Many publishers have copyright regulations specifying which versions of a journal article can be deposited in a repository. Some permit pre-prints, others post-prints, which some allow posting of final published articles after an embargo period such as 12 months.
To check a publisher’s copyright regulations regarding archiving:
You can try negotiating with a publisher to retain more rights to your work. SPARC, the Scholarly Publishing and Academic Resources Coalition, offers resources on author rights including an addendum you can use with copyright agreements.
Depositing your article in an online archive, such as the Brock Digital Repository, is a great way to make your research accessible and increase citations. This information will help you differentiate between different versions of an article so that you can more easily comply with publishers' copyright regulations regarding online posting.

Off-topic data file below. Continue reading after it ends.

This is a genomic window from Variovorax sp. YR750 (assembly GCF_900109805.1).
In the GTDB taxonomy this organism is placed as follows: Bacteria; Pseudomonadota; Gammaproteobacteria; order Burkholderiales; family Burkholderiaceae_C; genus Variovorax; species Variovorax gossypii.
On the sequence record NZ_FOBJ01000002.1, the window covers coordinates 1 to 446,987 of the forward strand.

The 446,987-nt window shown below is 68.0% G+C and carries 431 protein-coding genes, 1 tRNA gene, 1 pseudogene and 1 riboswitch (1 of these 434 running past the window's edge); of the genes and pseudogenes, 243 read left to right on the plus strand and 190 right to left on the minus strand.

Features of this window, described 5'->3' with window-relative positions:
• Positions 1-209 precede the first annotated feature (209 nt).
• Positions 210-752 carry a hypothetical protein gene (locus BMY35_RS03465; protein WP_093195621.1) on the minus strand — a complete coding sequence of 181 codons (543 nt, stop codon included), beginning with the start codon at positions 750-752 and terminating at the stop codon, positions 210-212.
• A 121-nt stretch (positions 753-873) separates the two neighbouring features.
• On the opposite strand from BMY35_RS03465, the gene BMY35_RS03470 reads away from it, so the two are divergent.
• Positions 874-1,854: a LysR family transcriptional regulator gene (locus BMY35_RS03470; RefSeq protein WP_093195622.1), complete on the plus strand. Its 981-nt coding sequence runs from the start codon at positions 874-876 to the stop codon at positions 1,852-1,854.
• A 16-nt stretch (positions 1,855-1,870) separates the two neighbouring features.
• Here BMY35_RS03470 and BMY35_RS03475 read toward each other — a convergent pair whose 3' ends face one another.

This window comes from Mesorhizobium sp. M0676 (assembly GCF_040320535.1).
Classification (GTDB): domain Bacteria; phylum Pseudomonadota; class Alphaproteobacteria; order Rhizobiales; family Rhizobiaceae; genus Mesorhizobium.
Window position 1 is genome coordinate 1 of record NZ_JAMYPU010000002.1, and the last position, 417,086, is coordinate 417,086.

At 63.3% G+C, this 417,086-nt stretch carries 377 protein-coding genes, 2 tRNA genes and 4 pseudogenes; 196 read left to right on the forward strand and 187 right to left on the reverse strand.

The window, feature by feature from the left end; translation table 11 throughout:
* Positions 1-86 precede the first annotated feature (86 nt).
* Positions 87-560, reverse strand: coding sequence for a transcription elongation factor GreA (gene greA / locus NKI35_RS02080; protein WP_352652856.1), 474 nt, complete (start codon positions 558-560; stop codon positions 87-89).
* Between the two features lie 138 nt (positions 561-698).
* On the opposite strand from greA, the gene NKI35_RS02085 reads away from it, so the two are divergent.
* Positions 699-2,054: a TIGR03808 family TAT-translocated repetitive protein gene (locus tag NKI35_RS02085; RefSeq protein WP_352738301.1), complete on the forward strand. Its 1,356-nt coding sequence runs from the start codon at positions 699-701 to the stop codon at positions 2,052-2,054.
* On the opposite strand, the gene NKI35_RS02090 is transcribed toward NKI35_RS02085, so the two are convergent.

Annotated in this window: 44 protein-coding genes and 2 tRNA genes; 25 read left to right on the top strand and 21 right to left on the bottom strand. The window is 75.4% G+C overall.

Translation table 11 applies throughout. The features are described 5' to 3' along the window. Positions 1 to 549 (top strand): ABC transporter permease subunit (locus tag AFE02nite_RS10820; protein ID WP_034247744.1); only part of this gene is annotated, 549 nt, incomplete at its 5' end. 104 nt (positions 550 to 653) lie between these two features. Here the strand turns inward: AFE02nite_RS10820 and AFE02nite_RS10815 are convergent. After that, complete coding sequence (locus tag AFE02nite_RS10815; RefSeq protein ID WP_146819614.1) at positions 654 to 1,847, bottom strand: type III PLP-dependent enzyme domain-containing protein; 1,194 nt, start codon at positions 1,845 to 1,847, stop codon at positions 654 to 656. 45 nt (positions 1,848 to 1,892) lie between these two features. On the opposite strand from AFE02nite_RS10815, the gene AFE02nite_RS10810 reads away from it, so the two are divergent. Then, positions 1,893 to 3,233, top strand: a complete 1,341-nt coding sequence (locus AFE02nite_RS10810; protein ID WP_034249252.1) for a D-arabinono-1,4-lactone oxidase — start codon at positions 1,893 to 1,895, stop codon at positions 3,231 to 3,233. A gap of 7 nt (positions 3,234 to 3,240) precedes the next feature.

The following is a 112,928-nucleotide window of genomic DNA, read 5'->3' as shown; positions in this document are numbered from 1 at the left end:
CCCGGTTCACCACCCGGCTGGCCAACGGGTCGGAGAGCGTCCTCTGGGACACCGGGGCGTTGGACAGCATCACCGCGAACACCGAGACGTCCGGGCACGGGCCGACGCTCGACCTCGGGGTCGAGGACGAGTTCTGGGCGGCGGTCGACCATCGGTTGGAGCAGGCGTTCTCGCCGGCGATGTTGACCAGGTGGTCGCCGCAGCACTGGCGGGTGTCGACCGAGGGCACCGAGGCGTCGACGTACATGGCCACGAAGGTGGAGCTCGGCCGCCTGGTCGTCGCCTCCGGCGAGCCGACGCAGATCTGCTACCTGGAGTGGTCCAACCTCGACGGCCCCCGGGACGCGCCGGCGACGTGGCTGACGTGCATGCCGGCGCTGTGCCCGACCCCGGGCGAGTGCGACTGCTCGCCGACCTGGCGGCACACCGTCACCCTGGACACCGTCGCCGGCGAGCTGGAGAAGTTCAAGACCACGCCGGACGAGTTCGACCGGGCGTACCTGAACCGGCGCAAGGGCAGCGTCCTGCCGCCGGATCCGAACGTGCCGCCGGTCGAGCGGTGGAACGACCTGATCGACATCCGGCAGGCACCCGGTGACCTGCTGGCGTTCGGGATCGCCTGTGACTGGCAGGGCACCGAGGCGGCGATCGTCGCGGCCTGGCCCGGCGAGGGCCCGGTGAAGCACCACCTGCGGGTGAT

Broadly speaking*, there are 3 main versions of a journal article -- pre-prints, post-prints and publishers' final versions:
Need a visual? check out the examples in the other boxes on this page.
*Unfortunately, these definitions are not used consistently by all researchers and all publishers, so please seek clarification if you have any questions